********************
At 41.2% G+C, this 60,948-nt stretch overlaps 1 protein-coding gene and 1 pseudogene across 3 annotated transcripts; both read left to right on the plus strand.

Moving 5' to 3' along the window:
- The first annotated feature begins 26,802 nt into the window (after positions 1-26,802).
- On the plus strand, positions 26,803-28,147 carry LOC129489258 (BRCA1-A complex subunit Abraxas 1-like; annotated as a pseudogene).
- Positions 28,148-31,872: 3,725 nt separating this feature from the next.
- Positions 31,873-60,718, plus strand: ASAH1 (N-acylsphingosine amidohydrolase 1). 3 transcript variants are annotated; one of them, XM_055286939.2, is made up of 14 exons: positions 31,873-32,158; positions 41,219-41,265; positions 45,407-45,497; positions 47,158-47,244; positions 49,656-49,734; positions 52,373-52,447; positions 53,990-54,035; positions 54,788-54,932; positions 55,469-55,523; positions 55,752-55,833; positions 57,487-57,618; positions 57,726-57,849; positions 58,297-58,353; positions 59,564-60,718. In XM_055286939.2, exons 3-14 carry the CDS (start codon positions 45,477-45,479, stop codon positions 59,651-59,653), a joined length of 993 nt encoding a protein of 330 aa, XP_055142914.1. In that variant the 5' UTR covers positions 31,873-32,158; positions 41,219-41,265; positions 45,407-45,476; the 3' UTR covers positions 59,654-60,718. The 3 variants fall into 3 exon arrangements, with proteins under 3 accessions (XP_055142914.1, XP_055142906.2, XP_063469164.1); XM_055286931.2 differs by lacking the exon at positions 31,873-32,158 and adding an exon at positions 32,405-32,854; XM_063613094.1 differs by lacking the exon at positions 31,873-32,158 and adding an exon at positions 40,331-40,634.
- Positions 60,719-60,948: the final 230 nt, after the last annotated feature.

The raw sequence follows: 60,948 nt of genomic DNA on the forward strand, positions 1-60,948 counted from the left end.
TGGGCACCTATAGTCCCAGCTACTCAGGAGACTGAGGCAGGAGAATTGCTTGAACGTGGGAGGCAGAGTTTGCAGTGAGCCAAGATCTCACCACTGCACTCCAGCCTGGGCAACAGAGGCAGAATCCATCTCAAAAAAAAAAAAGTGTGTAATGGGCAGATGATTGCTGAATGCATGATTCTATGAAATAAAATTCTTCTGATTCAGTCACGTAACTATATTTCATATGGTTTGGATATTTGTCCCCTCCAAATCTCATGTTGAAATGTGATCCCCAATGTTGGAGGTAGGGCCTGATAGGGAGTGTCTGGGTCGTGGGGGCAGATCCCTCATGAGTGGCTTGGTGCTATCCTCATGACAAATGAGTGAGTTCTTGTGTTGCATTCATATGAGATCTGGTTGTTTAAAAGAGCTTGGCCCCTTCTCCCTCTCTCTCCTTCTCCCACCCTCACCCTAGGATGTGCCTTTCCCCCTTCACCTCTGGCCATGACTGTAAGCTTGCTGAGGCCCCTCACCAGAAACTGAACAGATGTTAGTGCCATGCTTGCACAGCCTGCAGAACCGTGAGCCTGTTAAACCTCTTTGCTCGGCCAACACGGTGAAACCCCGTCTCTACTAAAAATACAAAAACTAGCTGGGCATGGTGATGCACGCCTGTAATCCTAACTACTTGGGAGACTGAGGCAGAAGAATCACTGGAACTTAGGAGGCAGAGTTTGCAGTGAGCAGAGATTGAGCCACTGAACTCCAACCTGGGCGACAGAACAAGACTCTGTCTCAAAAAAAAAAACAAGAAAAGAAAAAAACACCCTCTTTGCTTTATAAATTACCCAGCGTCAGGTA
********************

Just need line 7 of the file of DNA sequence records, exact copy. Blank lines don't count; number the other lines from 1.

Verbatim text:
- Positions 60,719-60,948: the final 230 nt, after the last annotated feature.